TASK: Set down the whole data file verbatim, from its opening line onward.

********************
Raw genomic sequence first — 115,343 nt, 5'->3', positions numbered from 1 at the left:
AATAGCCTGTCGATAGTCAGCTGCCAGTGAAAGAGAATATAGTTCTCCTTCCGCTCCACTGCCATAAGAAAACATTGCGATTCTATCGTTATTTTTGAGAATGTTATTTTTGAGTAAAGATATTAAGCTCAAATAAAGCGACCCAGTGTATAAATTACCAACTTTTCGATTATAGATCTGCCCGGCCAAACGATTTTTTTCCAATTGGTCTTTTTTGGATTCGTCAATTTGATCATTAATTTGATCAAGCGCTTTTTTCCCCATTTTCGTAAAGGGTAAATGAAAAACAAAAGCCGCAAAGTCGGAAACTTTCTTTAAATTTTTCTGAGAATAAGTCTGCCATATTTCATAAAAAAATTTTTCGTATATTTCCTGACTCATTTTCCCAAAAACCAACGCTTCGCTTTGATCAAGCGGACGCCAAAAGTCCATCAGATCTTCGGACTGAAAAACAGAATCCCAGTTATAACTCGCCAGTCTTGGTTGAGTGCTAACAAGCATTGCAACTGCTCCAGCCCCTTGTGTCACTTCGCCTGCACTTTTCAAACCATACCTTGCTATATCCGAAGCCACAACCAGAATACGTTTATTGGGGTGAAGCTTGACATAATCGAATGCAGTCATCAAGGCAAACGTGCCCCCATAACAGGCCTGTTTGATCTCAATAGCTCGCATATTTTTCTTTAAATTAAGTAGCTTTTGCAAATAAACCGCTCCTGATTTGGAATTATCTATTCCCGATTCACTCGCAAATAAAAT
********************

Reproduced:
Raw genomic sequence first — 115,343 nt, 5'->3', positions numbered from 1 at the left:
AATAGCCTGTCGATAGTCAGCTGCCAGTGAAAGAGAATATAGTTCTCCTTCCGCTCCACTGCCATAAGAAAACATTGCGATTCTATCGTTATTTTTGAGAATGTTATTTTTGAGTAAAGATATTAAGCTCAAATAAAGCGACCCAGTGTATAAATTACCAACTTTTCGATTATAGATCTGCCCGGCCAAACGATTTTTTTCCAATTGGTCTTTTTTGGATTCGTCAATTTGATCATTAATTTGATCAAGCGCTTTTTTCCCCATTTTCGTAAAGGGTAAATGAAAAACAAAAGCCGCAAAGTCGGAAACTTTCTTTAAATTTTTCTGAGAATAAGTCTGCCATATTTCATAAAAAAATTTTTCGTATATTTCCTGACTCATTTTCCCAAAAACCAACGCTTCGCTTTGATCAAGCGGACGCCAAAAGTCCATCAGATCTTCGGACTGAAAAACAGAATCCCAGTTATAACTCGCCAGTCTTGGTTGAGTGCTAACAAGCATTGCAACTGCTCCAGCCCCTTGTGTCACTTCGCCTGCACTTTTCAAACCATACCTTGCTATATCCGAAGCCACAACCAGAATACGTTTATTGGGGTGAAGCTTGACATAATCGAATGCAGTCATCAAGGCAAACGTGCCCCCATAACAGGCCTGTTTGATCTCAATAGCTCGCATATTTTTCTTTAAATTAAGTAGCTTTTGCAAATAAACCGCTCCTGATTTGGAATTATCTATTCCCGATTCACTCGCAAATAAAAT